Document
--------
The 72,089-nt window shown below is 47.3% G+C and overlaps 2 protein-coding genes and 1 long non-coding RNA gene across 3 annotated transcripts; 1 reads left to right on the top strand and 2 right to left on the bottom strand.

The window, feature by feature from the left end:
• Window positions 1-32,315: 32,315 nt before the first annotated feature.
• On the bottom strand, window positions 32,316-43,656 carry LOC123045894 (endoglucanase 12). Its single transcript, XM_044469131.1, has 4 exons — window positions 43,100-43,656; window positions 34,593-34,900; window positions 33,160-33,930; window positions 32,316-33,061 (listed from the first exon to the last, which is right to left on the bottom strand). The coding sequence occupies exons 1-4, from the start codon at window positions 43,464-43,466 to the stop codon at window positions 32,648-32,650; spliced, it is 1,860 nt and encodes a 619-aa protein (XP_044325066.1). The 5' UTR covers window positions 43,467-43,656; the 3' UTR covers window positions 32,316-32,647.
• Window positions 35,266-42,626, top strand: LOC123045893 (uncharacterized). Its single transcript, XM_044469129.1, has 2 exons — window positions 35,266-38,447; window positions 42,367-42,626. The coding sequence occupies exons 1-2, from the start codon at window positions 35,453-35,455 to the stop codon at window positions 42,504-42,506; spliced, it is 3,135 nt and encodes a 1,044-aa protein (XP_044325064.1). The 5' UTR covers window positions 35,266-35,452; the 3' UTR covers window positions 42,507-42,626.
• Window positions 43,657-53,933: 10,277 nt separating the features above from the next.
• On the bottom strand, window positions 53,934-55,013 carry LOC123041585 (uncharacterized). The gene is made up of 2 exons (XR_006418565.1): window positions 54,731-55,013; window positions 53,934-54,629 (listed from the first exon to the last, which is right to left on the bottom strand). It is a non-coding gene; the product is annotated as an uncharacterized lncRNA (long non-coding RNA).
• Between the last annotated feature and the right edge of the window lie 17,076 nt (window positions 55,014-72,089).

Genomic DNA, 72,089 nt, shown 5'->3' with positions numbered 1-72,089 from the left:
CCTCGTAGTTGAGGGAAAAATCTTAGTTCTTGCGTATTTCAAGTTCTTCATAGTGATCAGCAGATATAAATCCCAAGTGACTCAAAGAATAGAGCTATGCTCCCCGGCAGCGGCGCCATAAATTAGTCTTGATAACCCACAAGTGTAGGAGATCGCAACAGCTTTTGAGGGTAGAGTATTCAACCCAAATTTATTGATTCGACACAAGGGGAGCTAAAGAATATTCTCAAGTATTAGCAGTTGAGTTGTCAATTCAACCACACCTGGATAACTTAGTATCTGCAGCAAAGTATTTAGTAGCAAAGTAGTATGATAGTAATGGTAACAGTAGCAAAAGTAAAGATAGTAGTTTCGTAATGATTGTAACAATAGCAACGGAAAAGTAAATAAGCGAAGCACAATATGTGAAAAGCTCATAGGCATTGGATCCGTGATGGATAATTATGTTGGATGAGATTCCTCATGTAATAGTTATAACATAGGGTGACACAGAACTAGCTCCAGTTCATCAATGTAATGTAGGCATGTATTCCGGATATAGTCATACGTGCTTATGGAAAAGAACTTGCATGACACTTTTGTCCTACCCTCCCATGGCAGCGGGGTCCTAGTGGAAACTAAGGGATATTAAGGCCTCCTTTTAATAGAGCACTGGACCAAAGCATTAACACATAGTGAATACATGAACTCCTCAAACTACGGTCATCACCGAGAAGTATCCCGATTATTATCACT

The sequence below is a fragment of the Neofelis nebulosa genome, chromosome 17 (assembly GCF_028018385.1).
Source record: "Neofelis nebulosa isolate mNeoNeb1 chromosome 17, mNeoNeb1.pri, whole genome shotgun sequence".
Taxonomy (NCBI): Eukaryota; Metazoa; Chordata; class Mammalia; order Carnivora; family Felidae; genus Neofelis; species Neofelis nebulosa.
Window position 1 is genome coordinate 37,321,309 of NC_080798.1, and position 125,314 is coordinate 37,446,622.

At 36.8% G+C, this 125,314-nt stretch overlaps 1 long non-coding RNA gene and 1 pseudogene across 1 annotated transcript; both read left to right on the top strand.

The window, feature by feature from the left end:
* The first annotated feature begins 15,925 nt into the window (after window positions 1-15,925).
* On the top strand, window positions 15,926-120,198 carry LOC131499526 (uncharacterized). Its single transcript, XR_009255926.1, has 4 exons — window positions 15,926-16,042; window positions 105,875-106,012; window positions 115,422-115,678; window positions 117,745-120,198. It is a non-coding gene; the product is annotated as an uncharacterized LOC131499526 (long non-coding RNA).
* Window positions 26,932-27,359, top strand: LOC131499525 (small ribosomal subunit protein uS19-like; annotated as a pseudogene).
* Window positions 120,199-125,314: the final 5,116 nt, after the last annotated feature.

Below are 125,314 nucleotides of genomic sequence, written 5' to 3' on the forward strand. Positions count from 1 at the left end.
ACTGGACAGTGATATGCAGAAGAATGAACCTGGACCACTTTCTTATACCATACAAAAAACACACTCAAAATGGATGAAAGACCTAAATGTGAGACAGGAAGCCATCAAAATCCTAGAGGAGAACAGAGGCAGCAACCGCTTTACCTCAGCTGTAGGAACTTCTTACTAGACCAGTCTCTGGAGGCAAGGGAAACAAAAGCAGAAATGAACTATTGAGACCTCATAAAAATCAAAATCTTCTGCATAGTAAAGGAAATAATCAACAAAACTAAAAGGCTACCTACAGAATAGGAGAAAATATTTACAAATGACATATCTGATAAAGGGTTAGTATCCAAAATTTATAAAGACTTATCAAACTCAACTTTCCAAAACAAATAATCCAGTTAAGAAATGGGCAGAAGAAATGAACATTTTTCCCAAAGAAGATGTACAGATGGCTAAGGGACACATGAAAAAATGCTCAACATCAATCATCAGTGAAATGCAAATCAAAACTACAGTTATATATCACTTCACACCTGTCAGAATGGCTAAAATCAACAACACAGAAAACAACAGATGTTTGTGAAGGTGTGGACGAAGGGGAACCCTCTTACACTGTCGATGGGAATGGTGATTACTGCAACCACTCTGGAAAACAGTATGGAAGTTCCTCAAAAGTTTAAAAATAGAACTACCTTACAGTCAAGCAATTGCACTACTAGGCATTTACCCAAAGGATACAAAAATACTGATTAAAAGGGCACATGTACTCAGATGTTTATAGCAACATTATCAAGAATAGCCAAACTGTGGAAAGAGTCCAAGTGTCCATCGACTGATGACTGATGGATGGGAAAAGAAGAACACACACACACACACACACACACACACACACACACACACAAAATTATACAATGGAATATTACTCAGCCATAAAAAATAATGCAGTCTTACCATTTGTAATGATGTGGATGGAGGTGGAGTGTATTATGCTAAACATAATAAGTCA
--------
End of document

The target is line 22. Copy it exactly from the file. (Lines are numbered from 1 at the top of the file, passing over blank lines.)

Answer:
ACTGGACAGTGATATGCAGAAGAATGAACCTGGACCACTTTCTTATACCATACAAAAAACACACTCAAAATGGATGAAAGACCTAAATGTGAGACAGGAAGCCATCAAAATCCTAGAGGAGAACAGAGGCAGCAACCGCTTTACCTCAGCTGTAGGAACTTCTTACTAGACCAGTCTCTGGAGGCAAGGGAAACAAAAGCAGAAATGAACTATTGAGACCTCATAAAAATCAAAATCTTCTGCATAGTAAAGGAAATAATCAACAAAACTAAAAGGCTACCTACAGAATAGGAGAAAATATTTACAAATGACATATCTGATAAAGGGTTAGTATCCAAAATTTATAAAGACTTATCAAACTCAACTTTCCAAAACAAATAATCCAGTTAAGAAATGGGCAGAAGAAATGAACATTTTTCCCAAAGAAGATGTACAGATGGCTAAGGGACACATGAAAAAATGCTCAACATCAATCATCAGTGAAATGCAAATCAAAACTACAGTTATATATCACTTCACACCTGTCAGAATGGCTAAAATCAACAACACAGAAAACAACAGATGTTTGTGAAGGTGTGGACGAAGGGGAACCCTCTTACACTGTCGATGGGAATGGTGATTACTGCAACCACTCTGGAAAACAGTATGGAAGTTCCTCAAAAGTTTAAAAATAGAACTACCTTACAGTCAAGCAATTGCACTACTAGGCATTTACCCAAAGGATACAAAAATACTGATTAAAAGGGCACATGTACTCAGATGTTTATAGCAACATTATCAAGAATAGCCAAACTGTGGAAAGAGTCCAAGTGTCCATCGACTGATGACTGATGGATGGGAAAAGAAGAACACACACACACACACACACACACACACACACACACACACAAAATTATACAATGGAATATTACTCAGCCATAAAAAATAATGCAGTCTTACCATTTGTAATGATGTGGATGGAGGTGGAGTGTATTATGCTAAACATAATAAGTCA